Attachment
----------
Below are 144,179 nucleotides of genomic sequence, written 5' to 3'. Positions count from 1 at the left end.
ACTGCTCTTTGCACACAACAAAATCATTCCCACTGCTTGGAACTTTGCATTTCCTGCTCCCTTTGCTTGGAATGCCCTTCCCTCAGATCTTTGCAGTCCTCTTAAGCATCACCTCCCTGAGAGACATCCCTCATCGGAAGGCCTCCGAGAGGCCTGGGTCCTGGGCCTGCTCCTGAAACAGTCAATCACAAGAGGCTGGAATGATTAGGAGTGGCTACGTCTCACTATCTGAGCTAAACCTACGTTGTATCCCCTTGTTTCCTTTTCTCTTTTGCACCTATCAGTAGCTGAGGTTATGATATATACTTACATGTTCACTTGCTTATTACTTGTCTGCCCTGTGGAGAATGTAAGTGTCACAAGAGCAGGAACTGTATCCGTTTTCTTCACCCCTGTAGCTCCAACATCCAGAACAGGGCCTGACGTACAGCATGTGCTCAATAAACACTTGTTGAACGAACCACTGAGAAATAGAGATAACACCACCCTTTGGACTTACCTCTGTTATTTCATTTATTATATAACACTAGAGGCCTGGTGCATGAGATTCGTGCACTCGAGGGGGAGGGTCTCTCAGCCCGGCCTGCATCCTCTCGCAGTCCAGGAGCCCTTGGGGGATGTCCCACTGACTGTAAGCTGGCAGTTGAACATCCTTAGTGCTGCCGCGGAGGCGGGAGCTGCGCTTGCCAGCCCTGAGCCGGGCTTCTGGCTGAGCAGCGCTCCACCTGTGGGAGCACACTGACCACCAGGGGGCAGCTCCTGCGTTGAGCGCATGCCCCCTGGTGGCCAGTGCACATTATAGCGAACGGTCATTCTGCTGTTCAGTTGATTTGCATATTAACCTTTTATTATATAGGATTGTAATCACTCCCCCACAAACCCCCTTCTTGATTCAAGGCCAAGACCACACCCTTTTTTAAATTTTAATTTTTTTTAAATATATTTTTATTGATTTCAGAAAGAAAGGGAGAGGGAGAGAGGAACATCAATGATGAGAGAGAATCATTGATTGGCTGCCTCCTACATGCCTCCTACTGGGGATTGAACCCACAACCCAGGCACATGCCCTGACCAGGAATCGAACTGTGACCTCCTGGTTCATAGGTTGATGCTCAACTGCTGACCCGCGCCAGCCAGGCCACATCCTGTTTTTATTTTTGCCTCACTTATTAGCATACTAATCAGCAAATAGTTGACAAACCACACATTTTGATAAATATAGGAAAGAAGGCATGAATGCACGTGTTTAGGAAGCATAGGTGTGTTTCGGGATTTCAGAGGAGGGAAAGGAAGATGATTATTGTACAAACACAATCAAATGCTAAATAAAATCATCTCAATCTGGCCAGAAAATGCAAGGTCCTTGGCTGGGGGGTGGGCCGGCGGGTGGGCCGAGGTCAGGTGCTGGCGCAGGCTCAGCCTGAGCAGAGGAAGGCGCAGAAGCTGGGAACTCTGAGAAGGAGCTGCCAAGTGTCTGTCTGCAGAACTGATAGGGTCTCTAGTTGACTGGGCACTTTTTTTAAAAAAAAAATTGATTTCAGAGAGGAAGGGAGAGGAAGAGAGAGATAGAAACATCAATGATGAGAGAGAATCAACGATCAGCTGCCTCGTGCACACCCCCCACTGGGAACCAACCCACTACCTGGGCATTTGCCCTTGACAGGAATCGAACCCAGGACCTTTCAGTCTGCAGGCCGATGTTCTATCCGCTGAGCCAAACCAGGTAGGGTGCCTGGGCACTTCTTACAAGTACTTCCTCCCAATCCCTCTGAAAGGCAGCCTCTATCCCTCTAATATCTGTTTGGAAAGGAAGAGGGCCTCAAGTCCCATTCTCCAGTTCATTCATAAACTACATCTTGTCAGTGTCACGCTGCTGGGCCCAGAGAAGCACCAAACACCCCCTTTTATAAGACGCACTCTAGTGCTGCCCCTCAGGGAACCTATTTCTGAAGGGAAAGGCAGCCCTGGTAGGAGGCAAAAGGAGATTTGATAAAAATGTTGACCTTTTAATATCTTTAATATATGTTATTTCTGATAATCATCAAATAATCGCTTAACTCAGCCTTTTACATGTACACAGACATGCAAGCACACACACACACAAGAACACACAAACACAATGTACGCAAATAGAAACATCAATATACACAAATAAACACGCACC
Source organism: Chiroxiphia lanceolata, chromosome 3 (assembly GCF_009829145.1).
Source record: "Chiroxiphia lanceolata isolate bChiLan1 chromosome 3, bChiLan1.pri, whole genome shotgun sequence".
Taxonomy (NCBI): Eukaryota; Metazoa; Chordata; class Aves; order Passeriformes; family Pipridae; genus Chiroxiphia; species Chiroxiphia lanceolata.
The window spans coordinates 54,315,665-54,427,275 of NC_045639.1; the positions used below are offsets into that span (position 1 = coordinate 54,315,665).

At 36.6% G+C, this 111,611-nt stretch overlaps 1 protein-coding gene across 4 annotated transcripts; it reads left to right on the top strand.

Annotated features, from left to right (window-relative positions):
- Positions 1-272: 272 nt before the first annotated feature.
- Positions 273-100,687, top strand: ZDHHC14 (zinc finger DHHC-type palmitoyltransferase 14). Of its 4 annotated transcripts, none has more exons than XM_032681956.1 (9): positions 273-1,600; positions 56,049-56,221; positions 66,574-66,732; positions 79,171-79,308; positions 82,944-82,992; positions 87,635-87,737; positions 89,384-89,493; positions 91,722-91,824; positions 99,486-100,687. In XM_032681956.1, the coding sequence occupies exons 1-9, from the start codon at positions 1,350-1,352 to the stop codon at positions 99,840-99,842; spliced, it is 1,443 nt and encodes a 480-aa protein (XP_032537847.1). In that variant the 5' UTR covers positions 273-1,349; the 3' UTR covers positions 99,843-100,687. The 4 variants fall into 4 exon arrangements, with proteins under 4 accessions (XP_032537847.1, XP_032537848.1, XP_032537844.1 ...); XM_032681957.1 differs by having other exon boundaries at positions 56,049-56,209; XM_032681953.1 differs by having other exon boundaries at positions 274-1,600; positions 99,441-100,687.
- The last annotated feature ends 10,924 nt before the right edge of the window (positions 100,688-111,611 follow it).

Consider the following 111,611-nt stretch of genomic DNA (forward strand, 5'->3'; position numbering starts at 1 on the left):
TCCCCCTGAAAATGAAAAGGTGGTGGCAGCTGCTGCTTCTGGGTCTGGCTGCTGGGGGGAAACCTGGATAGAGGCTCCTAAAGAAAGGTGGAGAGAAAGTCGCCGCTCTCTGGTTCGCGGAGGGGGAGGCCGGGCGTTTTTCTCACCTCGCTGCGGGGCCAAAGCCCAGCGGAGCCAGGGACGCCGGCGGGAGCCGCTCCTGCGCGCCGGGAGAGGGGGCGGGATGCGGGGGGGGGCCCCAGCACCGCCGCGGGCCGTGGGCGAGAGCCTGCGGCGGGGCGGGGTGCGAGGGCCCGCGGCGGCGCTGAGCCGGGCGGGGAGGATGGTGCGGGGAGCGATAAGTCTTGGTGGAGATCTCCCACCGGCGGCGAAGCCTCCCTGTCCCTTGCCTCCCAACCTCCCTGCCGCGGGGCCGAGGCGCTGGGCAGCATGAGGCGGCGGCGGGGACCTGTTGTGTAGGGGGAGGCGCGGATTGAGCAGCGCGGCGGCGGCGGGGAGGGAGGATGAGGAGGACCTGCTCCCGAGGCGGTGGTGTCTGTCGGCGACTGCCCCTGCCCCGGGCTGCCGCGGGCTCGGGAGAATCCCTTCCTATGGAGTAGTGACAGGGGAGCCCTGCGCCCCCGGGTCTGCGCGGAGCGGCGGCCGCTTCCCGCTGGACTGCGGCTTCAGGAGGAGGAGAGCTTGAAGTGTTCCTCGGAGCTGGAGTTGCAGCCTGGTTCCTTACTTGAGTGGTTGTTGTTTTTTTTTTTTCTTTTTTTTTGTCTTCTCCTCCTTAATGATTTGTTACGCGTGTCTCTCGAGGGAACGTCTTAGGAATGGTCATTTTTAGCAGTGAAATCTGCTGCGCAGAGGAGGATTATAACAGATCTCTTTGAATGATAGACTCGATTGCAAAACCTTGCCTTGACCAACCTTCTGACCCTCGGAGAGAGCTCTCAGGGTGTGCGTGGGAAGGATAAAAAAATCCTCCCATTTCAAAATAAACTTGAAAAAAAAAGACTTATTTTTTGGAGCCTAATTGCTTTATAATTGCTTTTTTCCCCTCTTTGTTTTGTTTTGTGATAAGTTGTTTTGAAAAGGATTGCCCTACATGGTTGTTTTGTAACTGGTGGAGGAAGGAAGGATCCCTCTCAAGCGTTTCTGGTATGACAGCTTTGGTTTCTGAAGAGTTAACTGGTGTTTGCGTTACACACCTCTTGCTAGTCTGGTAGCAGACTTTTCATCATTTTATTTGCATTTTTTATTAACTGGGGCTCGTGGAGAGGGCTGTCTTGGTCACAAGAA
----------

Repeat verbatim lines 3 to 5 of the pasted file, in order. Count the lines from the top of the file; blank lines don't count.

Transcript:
Source organism: Chiroxiphia lanceolata, chromosome 3 (assembly GCF_009829145.1).
Source record: "Chiroxiphia lanceolata isolate bChiLan1 chromosome 3, bChiLan1.pri, whole genome shotgun sequence".
Taxonomy (NCBI): Eukaryota; Metazoa; Chordata; class Aves; order Passeriformes; family Pipridae; genus Chiroxiphia; species Chiroxiphia lanceolata.